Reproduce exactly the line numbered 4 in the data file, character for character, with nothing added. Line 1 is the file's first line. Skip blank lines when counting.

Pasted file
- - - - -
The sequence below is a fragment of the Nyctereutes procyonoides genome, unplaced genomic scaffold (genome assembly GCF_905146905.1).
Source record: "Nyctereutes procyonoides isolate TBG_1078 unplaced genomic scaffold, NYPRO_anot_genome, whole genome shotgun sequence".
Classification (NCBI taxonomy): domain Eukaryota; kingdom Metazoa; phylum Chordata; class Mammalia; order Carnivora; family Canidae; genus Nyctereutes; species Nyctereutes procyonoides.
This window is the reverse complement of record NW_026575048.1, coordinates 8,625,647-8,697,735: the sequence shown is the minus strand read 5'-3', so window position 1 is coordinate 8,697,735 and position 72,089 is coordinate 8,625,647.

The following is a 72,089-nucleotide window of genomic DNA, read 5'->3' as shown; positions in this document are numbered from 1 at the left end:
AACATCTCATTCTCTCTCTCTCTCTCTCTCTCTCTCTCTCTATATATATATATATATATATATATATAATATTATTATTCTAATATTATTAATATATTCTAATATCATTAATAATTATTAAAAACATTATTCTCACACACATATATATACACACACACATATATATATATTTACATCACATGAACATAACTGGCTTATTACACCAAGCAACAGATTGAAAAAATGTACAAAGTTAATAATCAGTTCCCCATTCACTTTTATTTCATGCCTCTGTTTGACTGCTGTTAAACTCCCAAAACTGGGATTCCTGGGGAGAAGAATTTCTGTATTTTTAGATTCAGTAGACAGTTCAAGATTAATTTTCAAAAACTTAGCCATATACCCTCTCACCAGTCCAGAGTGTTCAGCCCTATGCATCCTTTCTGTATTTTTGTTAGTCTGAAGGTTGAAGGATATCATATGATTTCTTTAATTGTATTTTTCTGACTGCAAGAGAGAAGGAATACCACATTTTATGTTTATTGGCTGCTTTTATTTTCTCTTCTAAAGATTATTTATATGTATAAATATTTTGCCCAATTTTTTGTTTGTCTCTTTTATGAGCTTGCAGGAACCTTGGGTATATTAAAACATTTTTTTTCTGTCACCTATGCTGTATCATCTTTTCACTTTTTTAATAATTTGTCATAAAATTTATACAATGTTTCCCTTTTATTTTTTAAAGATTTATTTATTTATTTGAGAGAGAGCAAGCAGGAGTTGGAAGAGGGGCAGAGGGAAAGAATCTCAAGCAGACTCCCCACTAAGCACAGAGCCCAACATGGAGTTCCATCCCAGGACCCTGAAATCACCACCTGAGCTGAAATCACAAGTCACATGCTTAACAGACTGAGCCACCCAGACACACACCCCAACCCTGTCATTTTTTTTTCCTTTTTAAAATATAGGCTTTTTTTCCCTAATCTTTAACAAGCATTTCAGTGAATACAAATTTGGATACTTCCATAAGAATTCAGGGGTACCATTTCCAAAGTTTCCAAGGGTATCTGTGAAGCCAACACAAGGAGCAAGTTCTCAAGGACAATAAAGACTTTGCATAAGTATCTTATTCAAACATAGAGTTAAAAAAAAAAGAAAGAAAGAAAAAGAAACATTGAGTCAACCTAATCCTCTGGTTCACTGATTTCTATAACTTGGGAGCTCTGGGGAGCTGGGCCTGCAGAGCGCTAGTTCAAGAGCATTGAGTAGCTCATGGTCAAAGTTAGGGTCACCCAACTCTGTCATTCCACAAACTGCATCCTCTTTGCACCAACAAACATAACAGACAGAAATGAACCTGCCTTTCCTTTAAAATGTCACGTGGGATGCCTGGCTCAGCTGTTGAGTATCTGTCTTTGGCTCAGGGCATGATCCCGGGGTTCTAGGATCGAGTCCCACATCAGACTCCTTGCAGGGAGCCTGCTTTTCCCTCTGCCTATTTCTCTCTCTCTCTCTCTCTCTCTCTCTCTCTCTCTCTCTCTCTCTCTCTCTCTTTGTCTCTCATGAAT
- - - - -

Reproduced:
This window is the reverse complement of record NW_026575048.1, coordinates 8,625,647-8,697,735: the sequence shown is the minus strand read 5'-3', so window position 1 is coordinate 8,697,735 and position 72,089 is coordinate 8,625,647.